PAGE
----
From International Socialism (1st series), No.49, Autumn 1971, p.34.
Transcribed & marked up by Einde O’Callaghan for the Marxists’ Internet Archive.
Weidenfeld and Nicholson, £3.25
It was Kerensky’s historical misfortune to have been overthrown by the left and not the right. Had he been forced into exile by Kornilov’s attack in August 1917, there is no doubt that many of the left would even today regard him as a socialist hero.
Shawcross’ book is about the latest Kerensky-type figure. And because Dubcek was neither overthrown by the left, nor permitted to stay on to exercise power in a repressive manner, as say Gomulka did after 1956, the author can still treat him with a tone approaching adulation. There are times when one is reminded of the style of, say, the book about Harold Wilson that Michael Foot wrote in the early years of the Labour Government.
But Shawcross has the merit of presenting elsewhere a wad of material that completely contradicts his own estimate of the Czechoslovak leader. He shows Dubcek as a tame local bureaucrat in the 1950s, slowly working his way up the party hierarchy, adding his voice to the general clamour of lies and denunciations against those unfortunate enough to incur Stalin’s wrath. Speaking, for instance, of Slansky and the other dozen or so Communist ministers who were hanged in 1953 as not realising
‘how close was ... the great power of the never-dormant Communist watchfulness and patriotic vigilance which would wipe away their group of emissaries of imperialism’.
Again, despite all the author’s praise for Dubcek’s role in the early sixties he has difficulty in disguising the crude opportunism that led Dubcek to give faint support to mild dissent when it could improve his promotion chances in the Party. Shawcross even goes so far as to praise support for the ruling line as good politics, ‘... had Dubcek used his Hlas Ludu articles as even mild vehicles of dissent his career might have been ended at once’. The fact is, of course, that Dubcek never dissented from the monolithic line until it was clear that such disagreement might advance his career prospects and correspond to the real needs of the bureaucracy as a whole. Dubcek was forced to become the central protagonist of reform within the bureaucracy because, when he finally came to the top after the ousting of Novotny, the economic situation precluded any turning back.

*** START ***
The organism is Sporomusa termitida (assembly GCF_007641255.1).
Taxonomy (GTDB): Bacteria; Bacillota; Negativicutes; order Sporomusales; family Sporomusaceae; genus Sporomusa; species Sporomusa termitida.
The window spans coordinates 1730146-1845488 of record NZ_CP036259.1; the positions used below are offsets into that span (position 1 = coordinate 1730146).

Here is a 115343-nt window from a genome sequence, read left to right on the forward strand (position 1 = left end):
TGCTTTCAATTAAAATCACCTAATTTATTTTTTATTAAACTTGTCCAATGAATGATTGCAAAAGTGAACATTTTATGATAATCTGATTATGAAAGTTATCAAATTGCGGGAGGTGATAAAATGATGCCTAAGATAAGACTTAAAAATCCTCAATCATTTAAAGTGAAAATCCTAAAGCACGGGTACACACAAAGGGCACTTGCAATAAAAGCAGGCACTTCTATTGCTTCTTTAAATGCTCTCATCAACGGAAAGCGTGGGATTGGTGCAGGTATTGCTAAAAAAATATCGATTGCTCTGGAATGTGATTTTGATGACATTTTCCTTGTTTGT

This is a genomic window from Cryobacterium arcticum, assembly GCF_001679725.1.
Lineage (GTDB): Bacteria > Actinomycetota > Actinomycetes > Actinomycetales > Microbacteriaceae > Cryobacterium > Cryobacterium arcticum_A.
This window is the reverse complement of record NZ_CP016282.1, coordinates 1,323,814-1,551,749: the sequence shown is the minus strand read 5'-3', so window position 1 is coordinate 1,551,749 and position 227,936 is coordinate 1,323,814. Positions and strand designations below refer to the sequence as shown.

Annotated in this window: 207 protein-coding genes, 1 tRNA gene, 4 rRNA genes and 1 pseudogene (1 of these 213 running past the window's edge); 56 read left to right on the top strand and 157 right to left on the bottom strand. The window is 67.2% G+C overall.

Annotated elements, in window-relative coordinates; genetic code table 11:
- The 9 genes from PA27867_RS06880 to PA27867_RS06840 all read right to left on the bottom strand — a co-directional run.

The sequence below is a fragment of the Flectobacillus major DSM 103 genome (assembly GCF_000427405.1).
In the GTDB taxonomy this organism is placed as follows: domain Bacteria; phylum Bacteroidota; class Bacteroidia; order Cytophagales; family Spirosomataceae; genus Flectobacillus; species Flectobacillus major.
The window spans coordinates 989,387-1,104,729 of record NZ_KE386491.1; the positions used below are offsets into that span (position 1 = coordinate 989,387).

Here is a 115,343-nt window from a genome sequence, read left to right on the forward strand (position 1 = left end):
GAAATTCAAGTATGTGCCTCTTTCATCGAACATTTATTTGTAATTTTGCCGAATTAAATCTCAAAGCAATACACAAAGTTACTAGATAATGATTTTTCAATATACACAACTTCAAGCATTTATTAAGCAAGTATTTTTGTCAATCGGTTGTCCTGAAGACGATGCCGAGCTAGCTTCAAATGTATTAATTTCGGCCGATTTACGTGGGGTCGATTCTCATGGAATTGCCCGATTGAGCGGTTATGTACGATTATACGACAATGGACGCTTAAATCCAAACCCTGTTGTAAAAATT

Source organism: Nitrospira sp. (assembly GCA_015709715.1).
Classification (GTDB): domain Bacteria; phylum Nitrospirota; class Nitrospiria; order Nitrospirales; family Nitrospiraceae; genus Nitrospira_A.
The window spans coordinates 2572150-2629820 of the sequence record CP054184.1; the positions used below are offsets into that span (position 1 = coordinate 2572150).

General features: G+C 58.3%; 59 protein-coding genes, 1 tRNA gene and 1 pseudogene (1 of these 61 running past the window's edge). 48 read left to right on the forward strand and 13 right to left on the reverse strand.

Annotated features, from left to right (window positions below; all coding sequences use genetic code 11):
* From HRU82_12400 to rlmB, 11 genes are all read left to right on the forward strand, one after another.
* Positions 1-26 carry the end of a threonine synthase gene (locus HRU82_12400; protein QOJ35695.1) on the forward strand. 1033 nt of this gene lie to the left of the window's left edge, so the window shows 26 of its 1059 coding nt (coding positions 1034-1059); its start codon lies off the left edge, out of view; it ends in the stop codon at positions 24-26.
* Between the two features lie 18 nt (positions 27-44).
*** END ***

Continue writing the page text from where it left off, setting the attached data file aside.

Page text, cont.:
However, he faced a major difficulty. The inner party struggle for the implementation of economic reforms left the machine of repression in ribbons. The machinery for censorship, for instance, fell apart. Dubcek was willing to use growing popular dissent to oust his own worst enemies within the bureaucracy. But he steadfastly refused to touch many other old Stalinists. Meanwhile he displayed little enthusiasm for the new freedoms of the masses.
‘Today we must admit that there is actually a need to restrict various manifestations of anarchy or some tendencies testifying to anarchist inclinations’.
Dubcek’s behaviour was that of a bureaucrat who needed reform, but who also feared any untrammelled involvement of the mass of the population in the reform process, lest it get out of hand. He was to reject such mass involvement at all time. When, for instance, military experts warned of the likelihood of a Russian invasion and the need to develop a strategy of armed defence, Dubcek refused to listen. He preferred to compromise, trying to prove to the Russians that he could pacify the country better than the old Stalinists.
Shawcross supports Dubcek’s strategy, regarding those writers who went further and published 2000 words as in ‘error’. Yet Dubcek’s approach was to lead to total defeat for the liberalising forces. After the invasion each compromise by the official reformers further strengthened the hand of the Russians and prepared for further compromises. In the end all the leaders of 1968, except Svoboda and Husak, were to be purged.
Despite these criticisms, however, the book contains much useful factual material.
Last updated on 16 November 2009